14. The evaporator of claim 13, wherein the second cell barrier members include at least one through-hole formed in a portion of the second cell barrier members that separate the second spaces.

15. The evaporator of claim 14, wherein each of the at least one through-hole protrudes from a surface of the second cell barrier member.

16. The evaporator of claim 14, wherein the flue gas is supplied to the first spaces from a heat source of a reformer that generates heat.

17. The evaporator of claim 13, wherein the first spaces are divided by the second cell barrier members and are adjacently arranged in the second direction when viewed in a cross-section of the inner space of the body.

18. The evaporator of claim 1, wherein the cell barrier members divide a cross-section of the inner space in a honeycomb structure.

19. The evaporator of claim 18, wherein the at least one first space is adjacent to the at least one second space.

20. The evaporator of claim 19, wherein the at least one first space and the at least one second space have hexagonal cross-sections of a same size.

21. The evaporator of claim 20, wherein: the at least one first space comprises a plurality of first spaces and the at least one second space comprises a plurality of second spaces, and the first spaces and the second spaces are alternately arranged in a first direction to form a first row when viewed in a cross-section of the inner space of the body.

22. The evaporator of claim 21, wherein: the first spaces and the second spaces are alternately arranged in the first direction to form a second row when viewed in a cross-section of the inner space of the body, and the second row is adjacent to the first row in a second direction crossing the first direction, and first imaginary lines passing through centers of the first and second spaces in the first row and formed along the second direction are spaced from second imaginary lines passing through centers of one of the first and second spaces in the second row and formed along the second direction, the first imaginary lines and the second imaginary lines being spaced apart in the first direction.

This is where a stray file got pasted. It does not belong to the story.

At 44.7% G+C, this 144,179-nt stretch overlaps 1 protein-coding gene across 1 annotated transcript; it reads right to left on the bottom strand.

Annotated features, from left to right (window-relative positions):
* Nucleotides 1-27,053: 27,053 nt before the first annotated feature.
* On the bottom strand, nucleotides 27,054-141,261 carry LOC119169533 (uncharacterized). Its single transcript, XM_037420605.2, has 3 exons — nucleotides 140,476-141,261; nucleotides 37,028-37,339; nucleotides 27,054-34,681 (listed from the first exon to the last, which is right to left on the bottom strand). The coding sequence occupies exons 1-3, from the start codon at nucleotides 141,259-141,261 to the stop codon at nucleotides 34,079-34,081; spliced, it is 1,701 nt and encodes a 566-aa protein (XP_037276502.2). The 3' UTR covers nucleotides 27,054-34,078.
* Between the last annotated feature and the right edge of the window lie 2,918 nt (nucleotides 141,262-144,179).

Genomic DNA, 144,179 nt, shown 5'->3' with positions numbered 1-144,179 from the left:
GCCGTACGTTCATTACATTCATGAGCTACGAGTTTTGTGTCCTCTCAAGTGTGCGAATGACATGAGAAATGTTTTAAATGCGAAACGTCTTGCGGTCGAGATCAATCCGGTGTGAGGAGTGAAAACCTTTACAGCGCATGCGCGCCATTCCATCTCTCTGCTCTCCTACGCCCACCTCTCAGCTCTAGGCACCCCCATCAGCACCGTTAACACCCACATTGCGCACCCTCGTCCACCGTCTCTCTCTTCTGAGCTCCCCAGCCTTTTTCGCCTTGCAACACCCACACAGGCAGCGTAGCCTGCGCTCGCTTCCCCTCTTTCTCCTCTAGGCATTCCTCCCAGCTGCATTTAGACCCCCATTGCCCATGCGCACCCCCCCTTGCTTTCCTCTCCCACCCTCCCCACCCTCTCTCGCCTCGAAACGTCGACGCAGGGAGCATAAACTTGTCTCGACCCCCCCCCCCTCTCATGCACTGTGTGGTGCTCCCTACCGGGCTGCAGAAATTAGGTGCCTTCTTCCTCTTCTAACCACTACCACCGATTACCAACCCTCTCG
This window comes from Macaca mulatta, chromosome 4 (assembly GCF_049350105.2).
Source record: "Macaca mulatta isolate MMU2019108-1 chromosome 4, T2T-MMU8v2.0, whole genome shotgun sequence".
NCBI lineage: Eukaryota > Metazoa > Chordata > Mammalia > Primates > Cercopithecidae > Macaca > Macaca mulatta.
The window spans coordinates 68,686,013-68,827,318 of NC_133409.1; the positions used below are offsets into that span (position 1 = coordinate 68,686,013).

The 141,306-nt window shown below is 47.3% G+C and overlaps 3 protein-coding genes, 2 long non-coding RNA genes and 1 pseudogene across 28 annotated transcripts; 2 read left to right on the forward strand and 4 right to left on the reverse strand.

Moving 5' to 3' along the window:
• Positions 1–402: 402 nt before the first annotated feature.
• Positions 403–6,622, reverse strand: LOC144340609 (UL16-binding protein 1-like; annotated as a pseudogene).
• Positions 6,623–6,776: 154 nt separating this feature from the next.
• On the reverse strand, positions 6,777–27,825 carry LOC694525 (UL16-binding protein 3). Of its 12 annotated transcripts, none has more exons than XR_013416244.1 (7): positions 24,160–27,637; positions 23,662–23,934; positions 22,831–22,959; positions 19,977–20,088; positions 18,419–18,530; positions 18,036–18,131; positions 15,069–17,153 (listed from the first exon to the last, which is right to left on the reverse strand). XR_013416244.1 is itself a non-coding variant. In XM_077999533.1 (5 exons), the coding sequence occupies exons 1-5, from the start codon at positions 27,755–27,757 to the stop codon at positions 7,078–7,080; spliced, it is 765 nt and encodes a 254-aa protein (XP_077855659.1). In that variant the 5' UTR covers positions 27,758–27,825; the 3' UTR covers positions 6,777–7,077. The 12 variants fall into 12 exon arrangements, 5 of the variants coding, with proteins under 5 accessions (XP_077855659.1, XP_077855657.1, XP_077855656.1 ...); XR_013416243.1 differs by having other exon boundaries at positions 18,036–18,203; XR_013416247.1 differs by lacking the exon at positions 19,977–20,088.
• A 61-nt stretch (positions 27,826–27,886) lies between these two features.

23. The evaporator of claim 22, wherein: the flue gas is supplied to the first spaces from a heat source of a reformer that generates heat.

24. A fuel reforming apparatus, comprising: a reforming reaction part to generate a reformed gas containing hydrogen from a fuel supplied thereto; a heat source to generate heat energy by a combustion reaction and to provide the generated heat energy to the reforming reaction part, and the evaporator of claim 1 to generate steam and to provide the generated steam to the reforming reaction part.

25. The fuel reforming apparatus of claim 24, wherein the flue gas supplied to the at least one first space is generated by the heats source.

Description:

CROSS-REFERENCE TO RELATED APPLICATIONS

This application claims the benefit of Korean Patent Application No. 2007-109503 filed in the Korean Intellectual Property Office on Oct. 30, 2007, the disclosure of which is incorporated herein by reference.

BACKGROUND OF THE INVENTION

1. Field of the Invention

Aspects of the present invention relate to a fuel cell system, and more particularly, to an evaporator for a fuel cell system that generates steam used for a steam reforming reaction.

2. Description of the Related Art

Fuel cells form an electricity generating system to generate electrical energy using a hydrocarbon group fuel. Such fuel cells are classified into polymer electrolyte membrane fuel cells and direct oxidation membrane fuel cells. The direct oxidation membrane fuel cell is generally referred to as a direct methanol fuel cell (DMFC).

The polymer electrolyte membrane fuel cell has superior output characteristics, a low operating temperature, and fast starting and response characteristics. The polymer electrolyte membrane fuel cell has been widely used as a portable power source for vehicles, a distributed power source for houses and public buildings, and a mini power source for electronic devices.

A fuel cell system employing the polymer electrolyte membrane fuel cell includes a fuel cell main body, a fuel reformer, a fuel supplier, and an oxidizing agent supplier. The fuel supplier includes a fuel tank and a fuel pump, and the fuel supplier supplies a fuel to the fuel reformer. The fuel reformer generates hydrogen gas by reforming the fuel and supplies the hydrogen gas to the fuel cell main body. The fuel cell main body generates electrical energy by inducing an electrochemical reaction between the hydrogen gas from the fuel reformer and the oxidizing agent gas.

The fuel reformer may include various constituent elements according to a fuel reforming scheme. For a steam reforming reaction, the fuel reformer may include a heat source, a reforming reaction part, and an evaporator. The heat source generates heat, and the reforming reaction part reforms a fuel using the heat energy. The evaporator heats water and generates steam to provide steam to the reforming reaction part used for the steam reforming reaction.